At Your Move, we know you can’t make the best decisions about what to do with your investment properties unless you know what’s really happening in the property market.
That’s why we invest in excess of £100,000 every year in working with a leading UK housing market research consultancy, Acadata. The company is headed by Dr Stephen Satchell, Economics Fellow from Trinity College, Cambridge and Peter Williams, Director of the Cambridge Centre for Housing and Planning Research. Their research helps us support our landlords with the monthly reports we produce:
We also provide a specific index’s for Scotland, find out more on the Your Move blog.
So, wherever you are in the UK, we’ve got all the information you need to know about your local market. And whatever you’re looking to do in terms of property investment, we can give you accurate, up-to-date analysis to help you make the right choices.
What the latest data shows about property prices
There are four main trends that are worth keeping an eye on:
1. Property market performance – is it strong, weak or static?
2. Rental returns – are they rising, falling or static?
3. Regional variations – what’s happening in your specific area.
4. Tenant arrears – is the number of rents not being paid going up or down?
And of course, no current property market round-up would be complete without mentioning the effect of the #Brexit vote! If you missed last month’s landlord newsletter, you can catch up on the article here.
Property market performance in England and Wales
At the end of 2015, prices were averaging £290,642 and had increased by around £16,000 over the year. That’s a rise of 3.8%, excluding London and the South East, while London experienced an 11% boost. Sales were also up by 7.1% across England and Wales.
Six months on, average property prices are now at £293,318, up £2,676 over the period. And although there was a spike in price inflation in February (8.9%), that’s now dropped back to 4.8% - still higher than what it was at the end of last year (3.8%). So, overall, a healthy performance.
As a Buy to Let investor, this is great news because you’re always aiming for the value of your property to go up by more than inflation. When your returns increase by more than the cost of living, that means you’re making more money. With house prices growing at an average of 4.8% a year and inflation currently running at 0.5% (link: https://www.ons.gov.uk/economy/inflationandpriceindices),the real value of your Buy to Let investment definitely improved - as long as it’s performed at least at the national average.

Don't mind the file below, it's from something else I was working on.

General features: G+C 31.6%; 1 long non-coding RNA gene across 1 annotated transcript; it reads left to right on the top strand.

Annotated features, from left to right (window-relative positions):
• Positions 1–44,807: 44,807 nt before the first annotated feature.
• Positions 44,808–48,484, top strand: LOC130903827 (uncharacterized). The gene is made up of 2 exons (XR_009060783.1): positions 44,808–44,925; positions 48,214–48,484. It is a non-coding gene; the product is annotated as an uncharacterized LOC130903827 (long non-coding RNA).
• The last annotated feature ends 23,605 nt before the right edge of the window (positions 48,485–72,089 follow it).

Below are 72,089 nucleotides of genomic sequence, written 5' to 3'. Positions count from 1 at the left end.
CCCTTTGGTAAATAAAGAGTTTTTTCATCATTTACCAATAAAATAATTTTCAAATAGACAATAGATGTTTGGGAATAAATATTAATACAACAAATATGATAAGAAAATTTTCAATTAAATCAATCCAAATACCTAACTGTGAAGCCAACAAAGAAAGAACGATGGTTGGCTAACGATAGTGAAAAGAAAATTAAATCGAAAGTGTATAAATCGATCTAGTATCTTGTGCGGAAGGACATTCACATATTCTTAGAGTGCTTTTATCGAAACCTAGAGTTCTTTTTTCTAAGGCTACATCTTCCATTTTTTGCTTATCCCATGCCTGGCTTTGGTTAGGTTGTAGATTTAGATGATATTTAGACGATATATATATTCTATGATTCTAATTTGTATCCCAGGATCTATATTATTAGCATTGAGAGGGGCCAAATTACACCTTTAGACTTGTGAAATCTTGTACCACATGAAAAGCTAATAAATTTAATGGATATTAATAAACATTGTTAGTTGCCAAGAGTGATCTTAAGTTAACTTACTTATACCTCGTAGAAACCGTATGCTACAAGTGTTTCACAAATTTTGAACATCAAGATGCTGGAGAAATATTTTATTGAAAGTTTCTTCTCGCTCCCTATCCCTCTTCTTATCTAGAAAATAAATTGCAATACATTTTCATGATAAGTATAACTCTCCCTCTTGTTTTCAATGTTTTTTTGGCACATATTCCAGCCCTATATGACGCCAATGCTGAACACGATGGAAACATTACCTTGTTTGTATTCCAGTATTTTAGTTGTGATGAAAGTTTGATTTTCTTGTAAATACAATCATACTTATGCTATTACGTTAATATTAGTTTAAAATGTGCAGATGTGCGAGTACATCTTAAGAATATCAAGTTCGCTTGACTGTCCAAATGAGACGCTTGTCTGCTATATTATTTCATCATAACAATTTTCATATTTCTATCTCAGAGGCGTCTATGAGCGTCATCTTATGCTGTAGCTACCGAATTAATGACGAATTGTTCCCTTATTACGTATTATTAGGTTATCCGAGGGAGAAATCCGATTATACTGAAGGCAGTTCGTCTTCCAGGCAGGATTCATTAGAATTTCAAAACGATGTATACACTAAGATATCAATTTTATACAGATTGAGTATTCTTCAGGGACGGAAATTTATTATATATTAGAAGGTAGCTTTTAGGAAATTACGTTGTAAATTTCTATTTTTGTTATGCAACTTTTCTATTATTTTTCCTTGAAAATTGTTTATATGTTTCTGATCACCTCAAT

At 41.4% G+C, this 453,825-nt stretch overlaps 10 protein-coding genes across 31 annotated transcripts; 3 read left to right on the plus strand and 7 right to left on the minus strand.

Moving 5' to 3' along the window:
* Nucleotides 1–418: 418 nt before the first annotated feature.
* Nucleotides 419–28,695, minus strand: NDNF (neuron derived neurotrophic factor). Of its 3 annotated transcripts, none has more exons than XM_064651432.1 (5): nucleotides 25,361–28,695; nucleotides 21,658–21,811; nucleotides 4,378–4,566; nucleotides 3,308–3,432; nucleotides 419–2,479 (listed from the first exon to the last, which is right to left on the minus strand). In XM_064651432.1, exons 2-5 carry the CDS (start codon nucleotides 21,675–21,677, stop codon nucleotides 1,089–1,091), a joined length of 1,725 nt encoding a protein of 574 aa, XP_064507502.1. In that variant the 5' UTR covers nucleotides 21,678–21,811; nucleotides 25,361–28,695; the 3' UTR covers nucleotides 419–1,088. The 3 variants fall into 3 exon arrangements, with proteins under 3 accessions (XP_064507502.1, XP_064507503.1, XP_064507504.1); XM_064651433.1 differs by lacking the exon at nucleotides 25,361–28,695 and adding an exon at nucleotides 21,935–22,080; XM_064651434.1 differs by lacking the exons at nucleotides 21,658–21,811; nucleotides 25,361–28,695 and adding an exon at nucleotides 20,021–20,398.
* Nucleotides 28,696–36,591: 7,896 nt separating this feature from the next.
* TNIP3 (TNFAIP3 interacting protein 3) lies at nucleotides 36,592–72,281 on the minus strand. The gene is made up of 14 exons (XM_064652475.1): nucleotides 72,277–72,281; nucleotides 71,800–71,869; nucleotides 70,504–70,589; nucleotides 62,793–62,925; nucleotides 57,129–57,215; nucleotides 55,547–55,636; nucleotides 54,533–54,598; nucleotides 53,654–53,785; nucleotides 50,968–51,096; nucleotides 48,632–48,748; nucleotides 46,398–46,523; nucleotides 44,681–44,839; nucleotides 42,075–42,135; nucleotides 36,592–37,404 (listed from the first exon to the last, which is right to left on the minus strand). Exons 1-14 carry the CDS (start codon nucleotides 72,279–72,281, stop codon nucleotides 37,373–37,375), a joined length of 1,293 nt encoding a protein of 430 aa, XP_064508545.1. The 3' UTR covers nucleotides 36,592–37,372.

Property market performance in Scotland
Average prices in Scotland for May were £172,119. That’s actually a fall in prices of 4.6% compared to a year ago, but the latest monthly change was a rise of 0.9%, so falls may be on the turn. Christine Campbell, Your Move managing director in Scotland, says: “Next month the spike in prices from the 2015 LBTT change will fall out of annual figures. The Scottish market is starting to get back to some sense of normality, yet with Brexit, there could be some changes ahead. The next few months are going to be interesting, but thus far the sentiment is very much business as usual, with the market remaining buoyant.”
Rental returns in England and Wales
Regardless of your main reason for investing - capital growth or income – you’ve got to keep track of rental income averages. They’ll indicate whether you can increase rents on an ongoing basis, or whether you need to hold back and try to reduce costs where possible to maintain your level of income.
By the end of 2015, average rents stood at £794 per month, up 3.4% over the year, which was the fastest growth rate since 2011. Rental yields (rental income / property prices) were 4.9%.
Our latest Buy to Let data suggests rents are currently averaging £792 per month, just a few pounds down since the end of last year, although yields have held steady at 4.9%.
Successful property investors know it’s what’s happening in their local market that has the biggest impact on their returns.
Property price-wise perspective, at the end of 2015 the best performing areas in London were Haringey, up by 22.2% year on year, closely followed by Southwark, up 17.4%. The worst performers were Hammersmith, down 4.9%, and Kensington and Chelsea, down by 3%.